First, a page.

Thanks again for your response.
Hello. I am looking forward to using IN this year in my 7th and 8th grade LA classes. Do you have a sample Contents Page that you gave students at the beginning of the year? I've seen some for Social Studies, but not LA. If you don't mind sharing, please forward to me. I'd also love to see your power point. Thanks for sharing your experience!
Candice,
Is there a possibility that you still have that powerpoint presentation? I too am interested in setting up an interactive notebook in my class and want to encourage my fellow social studies teachers to participate.
Here you go.
Attachments:

Do you have any suggestions on how to get started with interactive notebooks in Language Arts?? I'm really excited to get started in the coming school year, but I'm kind of overwhelmed with where to start!

Although I'm not a math teacher, we use YouFig (www.youfig.com) for work among our students as well as some note taking during class. One of its nice features is that the teacher can see the students' notes and help them out "in real time". They also really enjoy using it, which is really what matters.
I have used ISNs for several years in Social Studies and love them. One of the great things with ISNs is that they are so versatile. They can be set up in any way that fits your teaching style and the students learning style. Because I teach in a small private school, I teach 5/6/7/8 SS, so I know the make up of the majority of the students when I get them and can adjust the way I use them accordingly. One of my classes had 40% LD students. They could NOT get "the hang" of the left right concept. We went sequentially. For them it worked just as well.

Interactive Student Notebooks have been a "hot topic" on many of the teacher forums the past few years. I put together a wiki compiling the many sites shared by teachers.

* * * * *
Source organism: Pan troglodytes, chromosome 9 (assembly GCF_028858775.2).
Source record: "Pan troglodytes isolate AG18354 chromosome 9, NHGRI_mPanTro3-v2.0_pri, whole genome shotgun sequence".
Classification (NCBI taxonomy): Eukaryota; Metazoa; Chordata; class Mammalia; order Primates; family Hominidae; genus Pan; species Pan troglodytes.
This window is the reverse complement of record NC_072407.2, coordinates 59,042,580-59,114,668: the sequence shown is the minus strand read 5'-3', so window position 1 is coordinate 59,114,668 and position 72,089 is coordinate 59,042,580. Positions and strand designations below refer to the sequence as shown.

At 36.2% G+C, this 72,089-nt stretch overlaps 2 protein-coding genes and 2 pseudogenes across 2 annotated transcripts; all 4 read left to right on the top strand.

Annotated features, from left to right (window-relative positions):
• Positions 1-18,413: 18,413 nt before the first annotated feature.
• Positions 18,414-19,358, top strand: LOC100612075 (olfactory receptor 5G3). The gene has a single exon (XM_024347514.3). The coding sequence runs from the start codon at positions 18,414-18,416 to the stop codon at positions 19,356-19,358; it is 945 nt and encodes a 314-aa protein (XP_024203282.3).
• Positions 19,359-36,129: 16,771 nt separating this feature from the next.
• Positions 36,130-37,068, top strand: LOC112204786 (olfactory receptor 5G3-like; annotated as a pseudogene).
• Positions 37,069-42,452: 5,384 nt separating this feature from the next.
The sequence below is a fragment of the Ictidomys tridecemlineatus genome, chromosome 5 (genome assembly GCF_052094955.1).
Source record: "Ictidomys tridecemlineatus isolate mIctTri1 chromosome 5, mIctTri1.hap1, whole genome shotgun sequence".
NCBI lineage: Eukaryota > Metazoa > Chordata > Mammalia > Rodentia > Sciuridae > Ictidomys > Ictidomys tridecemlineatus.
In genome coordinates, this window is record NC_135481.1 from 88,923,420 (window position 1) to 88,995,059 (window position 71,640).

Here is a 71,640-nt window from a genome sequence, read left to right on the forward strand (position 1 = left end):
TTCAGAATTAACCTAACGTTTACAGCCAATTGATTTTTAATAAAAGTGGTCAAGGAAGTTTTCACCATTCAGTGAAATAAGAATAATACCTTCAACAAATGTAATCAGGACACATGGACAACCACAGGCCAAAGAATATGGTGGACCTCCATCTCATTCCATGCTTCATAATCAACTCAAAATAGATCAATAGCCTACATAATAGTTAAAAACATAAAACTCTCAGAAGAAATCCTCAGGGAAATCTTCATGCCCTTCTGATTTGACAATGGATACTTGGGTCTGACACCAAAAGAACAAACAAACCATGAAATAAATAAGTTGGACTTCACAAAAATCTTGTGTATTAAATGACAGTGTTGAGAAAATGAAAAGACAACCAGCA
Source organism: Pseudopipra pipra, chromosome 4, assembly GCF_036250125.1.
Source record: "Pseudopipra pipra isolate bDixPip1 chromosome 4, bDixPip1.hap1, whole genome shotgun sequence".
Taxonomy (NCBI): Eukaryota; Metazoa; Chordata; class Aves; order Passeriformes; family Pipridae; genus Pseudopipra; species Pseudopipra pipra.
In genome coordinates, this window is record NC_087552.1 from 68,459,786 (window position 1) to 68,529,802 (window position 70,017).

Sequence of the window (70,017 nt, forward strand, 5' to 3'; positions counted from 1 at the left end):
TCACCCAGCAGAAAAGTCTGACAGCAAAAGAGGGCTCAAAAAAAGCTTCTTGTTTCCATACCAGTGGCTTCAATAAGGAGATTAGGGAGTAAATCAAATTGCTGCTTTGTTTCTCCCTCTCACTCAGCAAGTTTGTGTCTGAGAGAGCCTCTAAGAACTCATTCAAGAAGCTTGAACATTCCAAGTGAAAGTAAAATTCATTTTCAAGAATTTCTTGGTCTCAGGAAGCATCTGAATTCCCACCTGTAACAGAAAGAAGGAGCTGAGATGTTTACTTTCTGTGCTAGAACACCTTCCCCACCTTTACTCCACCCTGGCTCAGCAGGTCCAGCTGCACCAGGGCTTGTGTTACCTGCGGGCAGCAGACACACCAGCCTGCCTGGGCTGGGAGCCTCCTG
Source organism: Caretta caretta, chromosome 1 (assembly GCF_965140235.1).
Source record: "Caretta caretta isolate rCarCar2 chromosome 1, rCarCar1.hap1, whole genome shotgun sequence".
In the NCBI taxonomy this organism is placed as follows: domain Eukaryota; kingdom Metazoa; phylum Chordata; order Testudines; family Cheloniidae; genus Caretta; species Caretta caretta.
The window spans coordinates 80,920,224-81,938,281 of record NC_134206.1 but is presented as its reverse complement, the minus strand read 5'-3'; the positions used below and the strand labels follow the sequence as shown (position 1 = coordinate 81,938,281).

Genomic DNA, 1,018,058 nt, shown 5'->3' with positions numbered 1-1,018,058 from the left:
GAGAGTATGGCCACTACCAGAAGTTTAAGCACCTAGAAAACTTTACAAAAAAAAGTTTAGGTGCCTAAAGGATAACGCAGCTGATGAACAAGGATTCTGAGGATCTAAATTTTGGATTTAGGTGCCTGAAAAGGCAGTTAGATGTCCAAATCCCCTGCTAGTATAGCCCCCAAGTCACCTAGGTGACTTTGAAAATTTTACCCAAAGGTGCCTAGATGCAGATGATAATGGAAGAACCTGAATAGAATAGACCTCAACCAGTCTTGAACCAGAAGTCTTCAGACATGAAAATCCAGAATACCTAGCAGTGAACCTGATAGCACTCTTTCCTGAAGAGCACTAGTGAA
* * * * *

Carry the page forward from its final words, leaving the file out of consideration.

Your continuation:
http://interactive-notebooks.wikispaces.com/

It was a public space, but I had to switch it to protected due to some inappropriate comments being posted, but please feel free to join and add to the content.
Thanks Wendy,
I have been a member of Classroom 2.0 for about 8 minutes! And I have already found so many great ideas. Thank you so much for your post. I have already bookmarked the site.
Has anyone tried using online ISNs? I can hypothesize a number of ways they might extend the original concept, but I have no direct experience.
I am putting together a workshop for elementary and secondary teachers of social studies to use this teaching strategy and over the course of my research, have come across some really exciting ideas. I refer you to the following websites:
http://www.teacherweb.com/SC/LadysIslandMiddleSchool/Gannon/AP6.stm
http://mrroughton.com/default.aspx
These sites should inspire you. Also, look at http://www.pasoschools.org/prhs/pasohigh/classes/Fairbank/public.ww...

Good luck. Will check back with you; am finishing a powerpoint for workshop based on research and I intend to start this school year with 6th graders.
Thanks for posting this Phyllis. The "author" of the first site and I communicate frequently re: ISNs. She is pretty awesome. She also contributed to the site I linked earlier in the discussion.

Another one you may want to look at is http://www.nonags.org/members/dasaunders/index2.html

His site is the actual ISN for his students and is very well done.

I am looking forward to seeing your powerpoint.